It is as Islamic in its language and origins, as it is modern in its methods and instruments. Its social bases are largely drawn from the urban educated sectors of society, with a strong presence in the unions of students, teachers, lawyers, doctors and engineers.
The seeds of this phenomenon may be traced back to the dawn of the nineteenth century with the Islamic reform movement of Jamal al-Din al-Afghani and his disciples Muhammad Abdu and Rashid Rida.
These reformers may be credited with transmitting Islam's symbolic capital from the traditional sectors of Muslim society to its modern institutions and adapting it the requirements of modern times.
This is not to say that the discourse of Islamists is entirely coherent, or that their historical experience is without its pitfalls. It is to recognise Islamism as a dynamic complex phenomenon, expressive of, and responsive to, the dilemmas and crises of a modern Islamic world struggling to regain its equilibrium after the painful bolts of colonialism and political fragmentation.
Whatever we may think of Islamism, whether we like it or not, we cannot change the reality on the ground. Islamists are the dominant force in much of the Muslim world.
The campaigns of repression waged against them by the regionís dictatorships with the backing of their American and European allies have proved quite unable to halt their growth or stop the pace of Islamisation in Muslim society.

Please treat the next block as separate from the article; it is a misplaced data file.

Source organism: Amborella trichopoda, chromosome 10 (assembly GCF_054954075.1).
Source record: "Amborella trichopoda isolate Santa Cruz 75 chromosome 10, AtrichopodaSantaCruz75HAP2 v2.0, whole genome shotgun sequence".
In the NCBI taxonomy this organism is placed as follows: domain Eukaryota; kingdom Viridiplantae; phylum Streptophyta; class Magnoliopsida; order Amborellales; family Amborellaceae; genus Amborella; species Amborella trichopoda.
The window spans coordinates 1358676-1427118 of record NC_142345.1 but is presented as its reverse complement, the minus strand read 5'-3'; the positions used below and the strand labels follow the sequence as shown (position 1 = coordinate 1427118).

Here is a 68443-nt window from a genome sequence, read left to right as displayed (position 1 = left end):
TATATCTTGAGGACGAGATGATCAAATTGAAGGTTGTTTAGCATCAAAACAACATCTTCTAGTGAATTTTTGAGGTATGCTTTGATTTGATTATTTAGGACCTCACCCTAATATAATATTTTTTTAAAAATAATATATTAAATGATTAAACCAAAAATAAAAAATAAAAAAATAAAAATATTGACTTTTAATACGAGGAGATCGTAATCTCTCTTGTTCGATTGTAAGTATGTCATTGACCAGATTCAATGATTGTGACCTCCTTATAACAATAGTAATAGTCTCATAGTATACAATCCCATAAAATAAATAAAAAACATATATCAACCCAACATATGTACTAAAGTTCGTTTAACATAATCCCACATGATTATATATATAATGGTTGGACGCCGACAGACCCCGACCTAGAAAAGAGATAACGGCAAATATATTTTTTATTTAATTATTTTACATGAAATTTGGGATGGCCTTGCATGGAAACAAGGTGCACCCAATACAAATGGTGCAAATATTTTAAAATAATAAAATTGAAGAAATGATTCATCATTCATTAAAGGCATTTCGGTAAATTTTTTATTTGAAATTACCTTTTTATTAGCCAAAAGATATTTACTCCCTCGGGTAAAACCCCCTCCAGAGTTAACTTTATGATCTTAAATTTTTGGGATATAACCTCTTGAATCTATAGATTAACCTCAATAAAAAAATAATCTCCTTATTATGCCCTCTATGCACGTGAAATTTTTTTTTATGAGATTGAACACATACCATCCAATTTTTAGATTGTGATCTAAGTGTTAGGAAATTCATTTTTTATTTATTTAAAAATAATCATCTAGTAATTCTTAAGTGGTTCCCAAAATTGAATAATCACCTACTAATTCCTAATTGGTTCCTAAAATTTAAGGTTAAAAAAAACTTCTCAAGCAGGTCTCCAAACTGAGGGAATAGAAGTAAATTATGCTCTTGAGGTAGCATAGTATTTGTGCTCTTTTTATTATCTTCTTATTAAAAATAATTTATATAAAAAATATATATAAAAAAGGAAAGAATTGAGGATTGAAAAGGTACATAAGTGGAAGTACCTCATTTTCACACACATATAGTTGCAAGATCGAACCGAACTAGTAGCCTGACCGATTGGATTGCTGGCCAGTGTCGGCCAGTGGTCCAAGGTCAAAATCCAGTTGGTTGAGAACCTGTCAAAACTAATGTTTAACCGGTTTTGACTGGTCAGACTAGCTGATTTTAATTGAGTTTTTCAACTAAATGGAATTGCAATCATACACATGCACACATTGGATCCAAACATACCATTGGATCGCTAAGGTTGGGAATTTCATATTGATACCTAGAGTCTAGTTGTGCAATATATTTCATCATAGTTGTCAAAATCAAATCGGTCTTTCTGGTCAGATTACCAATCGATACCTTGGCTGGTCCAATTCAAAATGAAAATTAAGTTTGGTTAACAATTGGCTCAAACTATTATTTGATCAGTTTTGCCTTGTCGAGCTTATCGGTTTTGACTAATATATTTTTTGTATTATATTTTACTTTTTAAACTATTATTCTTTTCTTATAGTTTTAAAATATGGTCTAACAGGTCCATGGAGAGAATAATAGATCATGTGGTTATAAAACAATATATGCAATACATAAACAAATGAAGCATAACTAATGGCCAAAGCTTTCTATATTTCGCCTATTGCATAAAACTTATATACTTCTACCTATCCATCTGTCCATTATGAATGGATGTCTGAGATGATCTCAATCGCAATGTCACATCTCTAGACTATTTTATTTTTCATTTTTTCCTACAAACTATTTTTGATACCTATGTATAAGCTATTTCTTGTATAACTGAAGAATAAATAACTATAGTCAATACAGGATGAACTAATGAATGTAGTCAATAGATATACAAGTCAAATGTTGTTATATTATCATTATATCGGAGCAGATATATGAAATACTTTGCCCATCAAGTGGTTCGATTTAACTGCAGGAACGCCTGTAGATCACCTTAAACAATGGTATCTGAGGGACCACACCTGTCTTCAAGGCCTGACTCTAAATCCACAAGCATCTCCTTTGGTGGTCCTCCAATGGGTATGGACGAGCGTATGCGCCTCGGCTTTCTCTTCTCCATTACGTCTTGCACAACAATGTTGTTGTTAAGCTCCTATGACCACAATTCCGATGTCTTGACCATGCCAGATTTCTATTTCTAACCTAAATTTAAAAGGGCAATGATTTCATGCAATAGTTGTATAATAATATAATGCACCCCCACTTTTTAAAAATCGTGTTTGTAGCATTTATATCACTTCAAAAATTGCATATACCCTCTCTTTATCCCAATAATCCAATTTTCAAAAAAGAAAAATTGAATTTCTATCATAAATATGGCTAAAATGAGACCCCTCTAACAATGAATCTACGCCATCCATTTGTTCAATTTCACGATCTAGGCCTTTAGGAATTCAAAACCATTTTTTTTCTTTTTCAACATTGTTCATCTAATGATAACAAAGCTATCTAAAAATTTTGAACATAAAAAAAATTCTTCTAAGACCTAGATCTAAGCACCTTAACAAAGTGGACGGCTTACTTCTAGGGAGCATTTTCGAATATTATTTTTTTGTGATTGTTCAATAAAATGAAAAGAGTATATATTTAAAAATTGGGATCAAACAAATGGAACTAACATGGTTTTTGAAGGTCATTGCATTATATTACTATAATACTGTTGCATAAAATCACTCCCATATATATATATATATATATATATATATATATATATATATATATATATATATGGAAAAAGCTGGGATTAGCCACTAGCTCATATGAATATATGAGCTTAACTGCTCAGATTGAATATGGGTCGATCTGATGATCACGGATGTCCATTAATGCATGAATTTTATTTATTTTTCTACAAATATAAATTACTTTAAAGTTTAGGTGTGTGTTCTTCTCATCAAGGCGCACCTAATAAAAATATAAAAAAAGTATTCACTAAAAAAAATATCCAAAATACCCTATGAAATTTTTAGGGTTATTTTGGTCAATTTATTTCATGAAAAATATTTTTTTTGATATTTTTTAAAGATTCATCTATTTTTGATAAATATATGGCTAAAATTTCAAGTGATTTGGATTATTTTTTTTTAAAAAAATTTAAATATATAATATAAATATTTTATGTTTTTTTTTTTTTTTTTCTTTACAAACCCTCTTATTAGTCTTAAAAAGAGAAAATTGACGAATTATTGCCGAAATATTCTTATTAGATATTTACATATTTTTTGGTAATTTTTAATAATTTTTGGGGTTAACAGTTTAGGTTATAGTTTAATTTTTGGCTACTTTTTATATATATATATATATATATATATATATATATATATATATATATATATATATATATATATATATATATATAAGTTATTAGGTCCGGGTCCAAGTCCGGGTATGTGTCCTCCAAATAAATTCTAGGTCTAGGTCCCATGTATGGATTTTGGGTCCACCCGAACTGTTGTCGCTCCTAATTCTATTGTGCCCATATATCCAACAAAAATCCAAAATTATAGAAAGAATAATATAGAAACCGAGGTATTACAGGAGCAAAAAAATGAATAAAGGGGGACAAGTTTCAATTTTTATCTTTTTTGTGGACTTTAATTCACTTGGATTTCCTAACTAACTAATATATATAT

The broad trend in the Islamic political map today is one of incorporating the mechanisms of democracy, such as peaceful power alternation, power checks and balances and the separation of powers, within an Islamic framework.
Democracy is, indeed, neither a dogma, nor a doctrine. It denotes a collection of procedures and institutions which have the potential to function within different cultural contexts and various value- systems.
To break the Islamic political terrain into opposite trenches of enlightened secular democrats and fundamentalist remnants of medieval times is both simplistic and misleading.
The so-called fundamentalist threat has been, and continues to be, used as a means of obstructing real democratic transition in the region. Only if it generates the desired result is the ballot box to be accepted, only as a seal of a pre-determined outcome.
Those who fill the air with hymns to freedom and democracy are strangely silent today, unstirred by the scenes of police barrages encircling polling stations and machete wielding government thugs chasing voters away.
In a letter addressed to the American State Secretary in response to the Department spokesman's denial of any knowledge of violence or irregularities in the Egyptian election.
Human Rights Watch said, such statements "make a mockery of the policies you and President Bush have articulated on numerous occasions this year regarding the importance of respect for democratic freedoms in the Middle East generally and in Egypt in particular" (2 Dec 2005).
The grand slogans of democracy and good governance in the Middle East are being tested today on the Egyptian soil.
What continues to be missing in the region, it seems, are not the forces of democracy, or the culture of democracy, but the international will to allow democratic change to take place. What we need is to bridge the gap between a sweet rhetoric and a gruesome, bitter reality.
- Soumaya Ghannoushi (11 December 2005)
Soumaya Ghannoushi is a researcher in the history of ideas at the School of Oriental & African Studies, University of London.
- from Aljazeera.Net